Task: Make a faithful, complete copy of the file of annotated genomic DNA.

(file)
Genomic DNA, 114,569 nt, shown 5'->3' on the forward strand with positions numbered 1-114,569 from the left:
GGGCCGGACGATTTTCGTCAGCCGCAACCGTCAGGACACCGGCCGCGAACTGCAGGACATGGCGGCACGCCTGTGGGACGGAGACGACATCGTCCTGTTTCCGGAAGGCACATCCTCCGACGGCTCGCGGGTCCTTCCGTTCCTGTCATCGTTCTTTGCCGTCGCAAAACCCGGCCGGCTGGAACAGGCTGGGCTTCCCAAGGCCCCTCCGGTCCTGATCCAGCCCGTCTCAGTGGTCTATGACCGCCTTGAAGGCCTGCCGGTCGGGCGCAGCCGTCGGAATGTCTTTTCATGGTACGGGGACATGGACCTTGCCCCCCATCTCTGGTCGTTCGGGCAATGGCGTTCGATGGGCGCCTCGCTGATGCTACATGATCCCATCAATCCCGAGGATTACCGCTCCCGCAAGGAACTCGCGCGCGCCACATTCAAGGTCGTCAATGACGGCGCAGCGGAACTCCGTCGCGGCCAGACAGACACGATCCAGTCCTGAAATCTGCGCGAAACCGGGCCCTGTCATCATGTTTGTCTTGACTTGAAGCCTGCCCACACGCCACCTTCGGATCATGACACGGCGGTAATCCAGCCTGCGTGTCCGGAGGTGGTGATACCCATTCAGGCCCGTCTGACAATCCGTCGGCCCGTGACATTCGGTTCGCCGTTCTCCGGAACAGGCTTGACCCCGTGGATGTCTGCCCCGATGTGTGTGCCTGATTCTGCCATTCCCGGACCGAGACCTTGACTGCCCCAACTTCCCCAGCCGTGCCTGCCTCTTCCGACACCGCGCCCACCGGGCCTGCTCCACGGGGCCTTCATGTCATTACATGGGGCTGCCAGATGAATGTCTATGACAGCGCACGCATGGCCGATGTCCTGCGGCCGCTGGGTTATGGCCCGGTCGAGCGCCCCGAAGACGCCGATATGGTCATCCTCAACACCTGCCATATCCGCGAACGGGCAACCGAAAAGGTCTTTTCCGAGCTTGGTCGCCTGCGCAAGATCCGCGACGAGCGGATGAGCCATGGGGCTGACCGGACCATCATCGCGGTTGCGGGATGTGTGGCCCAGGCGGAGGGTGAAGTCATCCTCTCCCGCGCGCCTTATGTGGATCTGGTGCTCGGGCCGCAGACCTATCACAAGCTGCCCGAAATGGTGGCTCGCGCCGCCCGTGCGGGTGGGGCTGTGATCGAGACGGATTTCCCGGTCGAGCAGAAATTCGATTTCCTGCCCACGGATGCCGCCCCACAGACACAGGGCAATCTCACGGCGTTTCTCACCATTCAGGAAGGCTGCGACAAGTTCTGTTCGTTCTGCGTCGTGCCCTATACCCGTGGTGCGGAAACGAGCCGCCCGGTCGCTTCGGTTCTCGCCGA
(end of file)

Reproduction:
Genomic DNA, 114,569 nt, shown 5'->3' on the forward strand with positions numbered 1-114,569 from the left:
GGGCCGGACGATTTTCGTCAGCCGCAACCGTCAGGACACCGGCCGCGAACTGCAGGACATGGCGGCACGCCTGTGGGACGGAGACGACATCGTCCTGTTTCCGGAAGGCACATCCTCCGACGGCTCGCGGGTCCTTCCGTTCCTGTCATCGTTCTTTGCCGTCGCAAAACCCGGCCGGCTGGAACAGGCTGGGCTTCCCAAGGCCCCTCCGGTCCTGATCCAGCCCGTCTCAGTGGTCTATGACCGCCTTGAAGGCCTGCCGGTCGGGCGCAGCCGTCGGAATGTCTTTTCATGGTACGGGGACATGGACCTTGCCCCCCATCTCTGGTCGTTCGGGCAATGGCGTTCGATGGGCGCCTCGCTGATGCTACATGATCCCATCAATCCCGAGGATTACCGCTCCCGCAAGGAACTCGCGCGCGCCACATTCAAGGTCGTCAATGACGGCGCAGCGGAACTCCGTCGCGGCCAGACAGACACGATCCAGTCCTGAAATCTGCGCGAAACCGGGCCCTGTCATCATGTTTGTCTTGACTTGAAGCCTGCCCACACGCCACCTTCGGATCATGACACGGCGGTAATCCAGCCTGCGTGTCCGGAGGTGGTGATACCCATTCAGGCCCGTCTGACAATCCGTCGGCCCGTGACATTCGGTTCGCCGTTCTCCGGAACAGGCTTGACCCCGTGGATGTCTGCCCCGATGTGTGTGCCTGATTCTGCCATTCCCGGACCGAGACCTTGACTGCCCCAACTTCCCCAGCCGTGCCTGCCTCTTCCGACACCGCGCCCACCGGGCCTGCTCCACGGGGCCTTCATGTCATTACATGGGGCTGCCAGATGAATGTCTATGACAGCGCACGCATGGCCGATGTCCTGCGGCCGCTGGGTTATGGCCCGGTCGAGCGCCCCGAAGACGCCGATATGGTCATCCTCAACACCTGCCATATCCGCGAACGGGCAACCGAAAAGGTCTTTTCCGAGCTTGGTCGCCTGCGCAAGATCCGCGACGAGCGGATGAGCCATGGGGCTGACCGGACCATCATCGCGGTTGCGGGATGTGTGGCCCAGGCGGAGGGTGAAGTCATCCTCTCCCGCGCGCCTTATGTGGATCTGGTGCTCGGGCCGCAGACCTATCACAAGCTGCCCGAAATGGTGGCTCGCGCCGCCCGTGCGGGTGGGGCTGTGATCGAGACGGATTTCCCGGTCGAGCAGAAATTCGATTTCCTGCCCACGGATGCCGCCCCACAGACACAGGGCAATCTCACGGCGTTTCTCACCATTCAGGAAGGCTGCGACAAGTTCTGTTCGTTCTGCGTCGTGCCCTATACCCGTGGTGCGGAAACGAGCCGCCCGGTCGCTTCGGTTCTCGCCGA